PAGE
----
The Commission for Conciliation, Mediation and Arbitration (CCMA) says it has noticed significantly higher activity with regard to retrenchments in May and June this year.
The group said it has been involved in a number of section 189A processes which have resulted in 27% of jobs saved – the equivalent of 2,549 of 9,369 employees who were likely to be retrenched. Actual retrenchments were recorded at 6,713 over the two month period.
The highest number of job losses were recorded in the mining sector (3,056) followed by Food & Beverages sector (1,631) and lastly by the manufacturing sector 324.
For the month of July, the CCMA said it received 190 large-scale retrenchment referrals and 1,307 small-scale retrenchment referrals.
The CCMA defines ‘large-scale retrenchments’ as employers who employ more than 50 employees and plan to cut a significant part (10% or more) of their workforce.
These matters are currently in process and an indication on the number of job losses will be provided in September owing to the 60 days’ requirement that may be extended for the process to be finalised, the CCMA said.
In terms of relieving the stress of lockdown, the Unemployment Insurance Fund says it has paid close to R40 billion, which was the figure that it had committed to before announcing that the period Covid-19 TERS benefit scheme will be extended in keeping with the period of disaster to 15 August 15.
The fund said it has made ‘great strides’ in closing the gaps of outstanding payments with over R1.5 billion paid since the beginning of August specially dedicated to outstanding payments over and above other payments.
These are the payments that the fund could not process as it did not have all the required information and through the process of intense negotiations with all the social partners, great progress has been achieved and the needle is moving.
“We have had many sobering and intense negotiations with all the partners over the last week or so and many of the areas of disagreement have been ironed out and we are all committed to making a real difference to the people of this country,” said the UIF Commissioner Teboho Maruping.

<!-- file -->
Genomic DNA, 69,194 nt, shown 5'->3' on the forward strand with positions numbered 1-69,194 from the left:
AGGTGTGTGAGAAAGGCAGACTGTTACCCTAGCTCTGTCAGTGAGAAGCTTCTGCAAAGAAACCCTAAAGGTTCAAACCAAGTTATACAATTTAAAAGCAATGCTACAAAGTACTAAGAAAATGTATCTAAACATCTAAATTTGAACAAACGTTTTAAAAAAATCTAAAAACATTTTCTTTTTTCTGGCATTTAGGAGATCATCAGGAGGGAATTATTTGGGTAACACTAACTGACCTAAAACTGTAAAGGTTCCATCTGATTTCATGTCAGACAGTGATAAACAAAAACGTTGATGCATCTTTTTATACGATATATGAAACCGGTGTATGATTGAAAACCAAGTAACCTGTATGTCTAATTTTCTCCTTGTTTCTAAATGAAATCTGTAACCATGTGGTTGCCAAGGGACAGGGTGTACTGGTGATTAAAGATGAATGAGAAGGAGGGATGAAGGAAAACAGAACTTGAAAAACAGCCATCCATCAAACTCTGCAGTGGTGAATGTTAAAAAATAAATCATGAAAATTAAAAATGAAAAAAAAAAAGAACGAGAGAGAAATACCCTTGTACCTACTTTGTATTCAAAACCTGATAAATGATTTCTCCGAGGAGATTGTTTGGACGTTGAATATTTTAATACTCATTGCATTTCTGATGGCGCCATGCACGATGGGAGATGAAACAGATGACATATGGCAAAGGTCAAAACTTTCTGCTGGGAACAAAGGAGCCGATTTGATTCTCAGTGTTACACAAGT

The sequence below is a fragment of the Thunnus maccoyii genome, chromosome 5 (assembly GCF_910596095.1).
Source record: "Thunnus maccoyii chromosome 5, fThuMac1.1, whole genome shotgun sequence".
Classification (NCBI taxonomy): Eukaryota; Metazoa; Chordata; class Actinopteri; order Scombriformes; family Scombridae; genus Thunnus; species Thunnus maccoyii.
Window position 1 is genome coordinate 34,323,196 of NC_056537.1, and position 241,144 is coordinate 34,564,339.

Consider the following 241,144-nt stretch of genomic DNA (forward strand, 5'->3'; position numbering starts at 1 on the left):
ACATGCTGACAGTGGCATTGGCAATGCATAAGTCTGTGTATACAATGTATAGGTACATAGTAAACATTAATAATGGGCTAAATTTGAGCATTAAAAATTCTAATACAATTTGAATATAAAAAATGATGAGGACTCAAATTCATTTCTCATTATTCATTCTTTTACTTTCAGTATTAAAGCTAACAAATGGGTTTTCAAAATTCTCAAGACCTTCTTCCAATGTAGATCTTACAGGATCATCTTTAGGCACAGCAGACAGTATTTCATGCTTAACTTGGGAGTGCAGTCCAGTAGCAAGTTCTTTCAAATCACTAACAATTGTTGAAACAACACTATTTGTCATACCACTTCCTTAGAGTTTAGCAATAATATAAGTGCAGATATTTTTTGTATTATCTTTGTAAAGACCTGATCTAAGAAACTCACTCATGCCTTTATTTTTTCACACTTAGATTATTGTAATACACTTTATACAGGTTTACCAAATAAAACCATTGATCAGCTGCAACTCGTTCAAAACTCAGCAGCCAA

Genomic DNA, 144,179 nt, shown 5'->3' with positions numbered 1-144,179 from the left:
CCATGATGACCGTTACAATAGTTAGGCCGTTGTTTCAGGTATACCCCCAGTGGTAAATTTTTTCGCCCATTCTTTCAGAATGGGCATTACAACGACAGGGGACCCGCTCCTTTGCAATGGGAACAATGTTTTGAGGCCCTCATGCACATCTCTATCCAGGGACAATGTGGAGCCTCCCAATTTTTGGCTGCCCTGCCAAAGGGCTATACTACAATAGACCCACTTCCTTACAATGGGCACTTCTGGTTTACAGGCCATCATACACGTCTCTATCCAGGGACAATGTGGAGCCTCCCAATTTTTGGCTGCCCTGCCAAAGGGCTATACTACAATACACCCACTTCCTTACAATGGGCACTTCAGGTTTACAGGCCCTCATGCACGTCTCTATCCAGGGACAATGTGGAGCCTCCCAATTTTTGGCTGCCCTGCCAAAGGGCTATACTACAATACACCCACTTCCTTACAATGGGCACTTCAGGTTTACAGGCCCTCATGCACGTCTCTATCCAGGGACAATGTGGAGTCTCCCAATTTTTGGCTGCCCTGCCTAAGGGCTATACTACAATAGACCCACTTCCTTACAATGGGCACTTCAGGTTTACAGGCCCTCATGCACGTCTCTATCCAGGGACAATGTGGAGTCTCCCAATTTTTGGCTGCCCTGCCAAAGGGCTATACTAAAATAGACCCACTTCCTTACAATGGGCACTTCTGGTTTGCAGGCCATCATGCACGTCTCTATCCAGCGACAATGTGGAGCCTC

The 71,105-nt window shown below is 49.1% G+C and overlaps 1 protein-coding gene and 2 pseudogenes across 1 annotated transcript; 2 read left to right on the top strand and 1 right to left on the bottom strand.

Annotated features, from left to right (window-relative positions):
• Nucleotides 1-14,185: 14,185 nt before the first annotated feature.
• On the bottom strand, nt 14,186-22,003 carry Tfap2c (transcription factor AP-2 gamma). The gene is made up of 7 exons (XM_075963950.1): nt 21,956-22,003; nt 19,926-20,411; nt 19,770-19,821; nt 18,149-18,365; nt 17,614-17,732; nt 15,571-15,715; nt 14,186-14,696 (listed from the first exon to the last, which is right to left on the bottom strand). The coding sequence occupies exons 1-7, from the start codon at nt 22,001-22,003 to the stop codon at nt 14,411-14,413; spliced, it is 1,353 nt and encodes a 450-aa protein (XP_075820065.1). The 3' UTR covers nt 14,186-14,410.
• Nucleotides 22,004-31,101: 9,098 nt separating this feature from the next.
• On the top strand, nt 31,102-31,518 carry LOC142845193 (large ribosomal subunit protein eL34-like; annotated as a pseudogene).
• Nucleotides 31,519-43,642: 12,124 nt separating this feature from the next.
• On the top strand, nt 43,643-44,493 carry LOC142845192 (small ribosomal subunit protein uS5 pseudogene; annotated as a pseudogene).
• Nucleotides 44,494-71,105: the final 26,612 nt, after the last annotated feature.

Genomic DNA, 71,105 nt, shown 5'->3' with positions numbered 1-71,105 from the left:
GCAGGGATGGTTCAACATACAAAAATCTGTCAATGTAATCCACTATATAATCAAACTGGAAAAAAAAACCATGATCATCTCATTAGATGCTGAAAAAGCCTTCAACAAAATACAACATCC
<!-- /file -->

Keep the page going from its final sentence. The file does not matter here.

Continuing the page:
“This intervention of putting R40-billion directly in the hands of the workers in this country is unprecedented and I believe that this intervention has shored up our economy and to a great extent, has carried it over the worst of the effects of the pandemic.”
The Department of Employment and Labour says that it is also seen a slight increase in compliance from companies in following the country’s coronavirus health and safety guidelines.
The department’s Inspection and Enforcement Services (IES) said it has seen a private-sector improvement of one percentage point to 58%. By comparison, there was a decline in the public sector of two percentage points to 45%.
“What should be noted is that the compliance rate for the general industry sector has been at a relatively constant of 57% with very little variance since the beginning while the government sector similarly has been at a very low compliance rate of 47% over the same period, again, with very little variance,” said IES inspector general Aggy Moiloa.
“There were more than 533 prohibition notices served over this period with a further 3,077 notices served overall.”
A total of 4,433 inspections have been carried out in the private sector since 27 March and 385 prohibitions notices were served, 470 notices of improvements and 1,445 contraventions. Most notices have been served by KwaZulu-Natal followed by the Western Cape.
In the public sector, out of a total of 1,138 inspections, only 516 were compliant against 622 which were non-compliant.
In the period, 148 prohibitions, 122 improvement notices and 507 contraventions notices were served.
Cumulatively, 5,571 inspections have been conducted with 3 070 compliant and 2 500 non-compliant – which is a cause for concern, according to Moiloa.
“We believe that all workplaces need to take extra care to ensure healthy and safe environments especially with the pandemic upon us. The slight improvement is a positive step and we urge accelerated improvements in compliance,” said Moiloa.
The manufacturing sector has had the biggest number of prohibitions at 43, followed by the hospitality industry (33), the construction industry (17), iron and steel (15), agriculture and forestry (14), financial industries including call centres (9) and the food and beverage industries (8).
In the public sector, the Post Office has been slated for leading in prohibition notices at 20, followed by the police (19), education (18), municipalities (17), health and community services both at 16, justice and constitutional development (15) and home affairs at 9.